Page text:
“Jesus Christ,” he says, “She had a way of making me and my toothbrush feel so inadequate.”
The pilot is sucking his cigarette down to the filter. He’s even sweating against all odds.
“But what it is I mean to say about the fats of Tokyo is that where do they go if they can’t sleep in their own city’s hotels?” he says. We’re silent.
“They go down to the beach and sleep in the rain and dream about how heavy a single drop must feel to the small,” he says.
I’m floored. Ernst is floored. Ernst docks the gas pump. The pilot puts out his cigarette. We sit in silence for a good five minutes, then:
“What’s your name, pilot?” Ernst asks.
“Haynes Walker,” he says, unsure.
“Wanna pump gas, Haynes?” Ernst asks.
“Yes.” Everything he says sounds beat now.
Ernst grabs the pump back up, walks it to the pilot and feels for his hands. He wraps the pilot’s fingers around the pump and points it at the water.
“Do blind people cry when they cut onions?” he says.
“What happened with your wife?” I ask.
“She shaved her legs and she let me watch.”
Ernst has got his hand on my shoulder and I’m guiding him into the cockpit. I get him seated in there and I follow.
Me and him get in the plane, and we don’t even fucking fly it. We just scoot it out the harbor, puttering up this baby little wake behind us. I’m flicking switches and twiddling knobs. Ernst is giving me some idea of what I should be doing to the best of his ability. Currents in the water send us drifting an inch or two, but they might as well be hundred-mile-per-hour tailwinds or jet streams or whatever. It’s all the same to Ernst. Flight. We’ve got the pilot back there at the dock with his fist clenched to the gas nozzle. I wouldn’t be surprised if he’s just pumping gas straight into the water and watching it rainbow. The great pipeline ripping through the state and funneling down to an inch-wide nozzle. He’s certainly not going to send anyone after us, so we just drift along the coastline in our pontoon.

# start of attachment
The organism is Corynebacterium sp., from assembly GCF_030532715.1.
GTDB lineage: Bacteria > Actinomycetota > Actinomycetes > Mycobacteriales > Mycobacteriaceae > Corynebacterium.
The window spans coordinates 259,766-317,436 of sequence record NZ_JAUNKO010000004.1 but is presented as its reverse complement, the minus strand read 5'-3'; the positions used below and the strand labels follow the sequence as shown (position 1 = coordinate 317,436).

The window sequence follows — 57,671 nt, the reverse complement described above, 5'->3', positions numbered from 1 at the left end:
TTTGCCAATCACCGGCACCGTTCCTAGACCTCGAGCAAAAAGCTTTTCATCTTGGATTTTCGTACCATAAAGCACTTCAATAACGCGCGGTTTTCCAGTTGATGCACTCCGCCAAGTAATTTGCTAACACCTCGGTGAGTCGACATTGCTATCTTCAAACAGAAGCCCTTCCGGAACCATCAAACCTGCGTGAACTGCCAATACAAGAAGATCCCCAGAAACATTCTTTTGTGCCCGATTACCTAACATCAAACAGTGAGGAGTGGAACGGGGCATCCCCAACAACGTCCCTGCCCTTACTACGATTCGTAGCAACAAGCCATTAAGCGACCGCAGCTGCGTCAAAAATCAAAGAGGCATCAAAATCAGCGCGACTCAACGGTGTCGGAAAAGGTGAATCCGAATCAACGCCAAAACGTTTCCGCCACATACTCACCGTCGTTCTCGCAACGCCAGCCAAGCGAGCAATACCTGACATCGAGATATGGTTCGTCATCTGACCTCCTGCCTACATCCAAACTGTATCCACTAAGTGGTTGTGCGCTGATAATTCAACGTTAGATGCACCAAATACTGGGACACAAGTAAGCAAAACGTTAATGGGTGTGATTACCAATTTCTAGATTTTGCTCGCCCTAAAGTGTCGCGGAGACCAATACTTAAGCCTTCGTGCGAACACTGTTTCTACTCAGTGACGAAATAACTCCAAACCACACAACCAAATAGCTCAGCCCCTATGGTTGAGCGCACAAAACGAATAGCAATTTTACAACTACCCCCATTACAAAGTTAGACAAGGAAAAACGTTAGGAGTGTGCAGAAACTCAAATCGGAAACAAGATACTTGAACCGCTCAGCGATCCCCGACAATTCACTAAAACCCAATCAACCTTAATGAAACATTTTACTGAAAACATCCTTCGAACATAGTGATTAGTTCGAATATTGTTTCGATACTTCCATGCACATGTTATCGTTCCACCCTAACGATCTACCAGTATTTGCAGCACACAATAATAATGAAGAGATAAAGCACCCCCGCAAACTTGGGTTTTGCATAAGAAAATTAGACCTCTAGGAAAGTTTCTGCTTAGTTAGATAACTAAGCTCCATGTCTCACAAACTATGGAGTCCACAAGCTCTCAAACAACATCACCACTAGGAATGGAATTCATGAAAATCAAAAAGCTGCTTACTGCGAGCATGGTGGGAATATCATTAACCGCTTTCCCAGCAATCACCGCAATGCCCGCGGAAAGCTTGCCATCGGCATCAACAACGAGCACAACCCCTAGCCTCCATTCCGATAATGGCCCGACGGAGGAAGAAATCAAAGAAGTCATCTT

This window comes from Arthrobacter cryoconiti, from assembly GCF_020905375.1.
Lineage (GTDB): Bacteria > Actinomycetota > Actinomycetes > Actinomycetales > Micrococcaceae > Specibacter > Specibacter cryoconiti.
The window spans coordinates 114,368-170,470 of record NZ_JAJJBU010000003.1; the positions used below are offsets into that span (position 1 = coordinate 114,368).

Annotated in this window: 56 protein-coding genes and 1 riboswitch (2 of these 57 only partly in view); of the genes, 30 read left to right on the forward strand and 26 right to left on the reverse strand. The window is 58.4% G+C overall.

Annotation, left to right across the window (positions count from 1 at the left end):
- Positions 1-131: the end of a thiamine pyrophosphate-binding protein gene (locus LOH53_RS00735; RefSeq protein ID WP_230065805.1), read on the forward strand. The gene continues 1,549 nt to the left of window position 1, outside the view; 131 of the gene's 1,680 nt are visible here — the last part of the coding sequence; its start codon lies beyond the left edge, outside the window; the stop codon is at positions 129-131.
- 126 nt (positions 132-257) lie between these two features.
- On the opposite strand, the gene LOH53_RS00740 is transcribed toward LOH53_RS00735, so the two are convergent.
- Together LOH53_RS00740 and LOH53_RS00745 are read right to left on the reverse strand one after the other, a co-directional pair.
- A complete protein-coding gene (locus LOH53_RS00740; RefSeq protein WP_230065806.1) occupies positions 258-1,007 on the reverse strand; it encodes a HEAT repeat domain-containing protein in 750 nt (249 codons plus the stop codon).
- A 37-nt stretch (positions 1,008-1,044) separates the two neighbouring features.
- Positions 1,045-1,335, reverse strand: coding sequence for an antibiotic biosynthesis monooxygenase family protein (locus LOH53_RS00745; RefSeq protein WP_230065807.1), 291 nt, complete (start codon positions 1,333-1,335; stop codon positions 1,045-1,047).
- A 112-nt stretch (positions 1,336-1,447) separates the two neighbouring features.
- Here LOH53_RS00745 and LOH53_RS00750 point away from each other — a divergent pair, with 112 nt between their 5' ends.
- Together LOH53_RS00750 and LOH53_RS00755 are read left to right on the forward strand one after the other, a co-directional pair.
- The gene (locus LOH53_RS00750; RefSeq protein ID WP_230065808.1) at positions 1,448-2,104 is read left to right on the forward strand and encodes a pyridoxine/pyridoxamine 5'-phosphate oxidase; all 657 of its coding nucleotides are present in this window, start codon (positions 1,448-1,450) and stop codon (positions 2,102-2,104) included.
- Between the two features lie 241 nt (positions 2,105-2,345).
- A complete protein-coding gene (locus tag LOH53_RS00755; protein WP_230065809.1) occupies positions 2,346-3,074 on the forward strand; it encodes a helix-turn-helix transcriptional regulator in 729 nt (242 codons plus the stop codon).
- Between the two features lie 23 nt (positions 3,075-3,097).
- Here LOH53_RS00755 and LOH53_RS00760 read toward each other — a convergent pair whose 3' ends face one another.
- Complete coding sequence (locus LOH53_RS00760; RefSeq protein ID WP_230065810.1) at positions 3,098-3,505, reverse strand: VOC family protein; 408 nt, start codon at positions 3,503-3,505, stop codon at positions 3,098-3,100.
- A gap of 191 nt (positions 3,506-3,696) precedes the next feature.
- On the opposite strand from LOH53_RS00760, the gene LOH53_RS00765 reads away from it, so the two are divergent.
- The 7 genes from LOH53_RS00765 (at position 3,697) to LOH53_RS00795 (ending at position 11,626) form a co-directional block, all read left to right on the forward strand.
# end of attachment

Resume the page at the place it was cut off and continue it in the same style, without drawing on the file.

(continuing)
“You ever seen a whale, Ernst?” I say.
“No,” he says, “You?”
“No,” I say.
Ernst says he wants to dip his toes in the water, says he wants to wash his hair in oil spills and play baby seals. I can’t really come up with a reason why he shouldn’t.
“Ladies and gentleman, this is your captain speaking,” I say, “We’re currently cruising at an altitude of 100,000 feet.”
“That makes us dead,” Ernst says.
“If you look out your right-side window, you’ll see a school of humpback whales, and just past that is Hawaii.”
“Fuck you,” he says, peeling his socks off.
Out the left-side window is the Petro Star refinery. The chemicals in the air drift up from its stacks. They mingle with the sun to make twilight something rich, and it’s tragic.
Ernst props his door open and lets his feet hang out. He’s trying to salivate, then he’s trying to cry. He just sits there frozen and dry like astronaut food.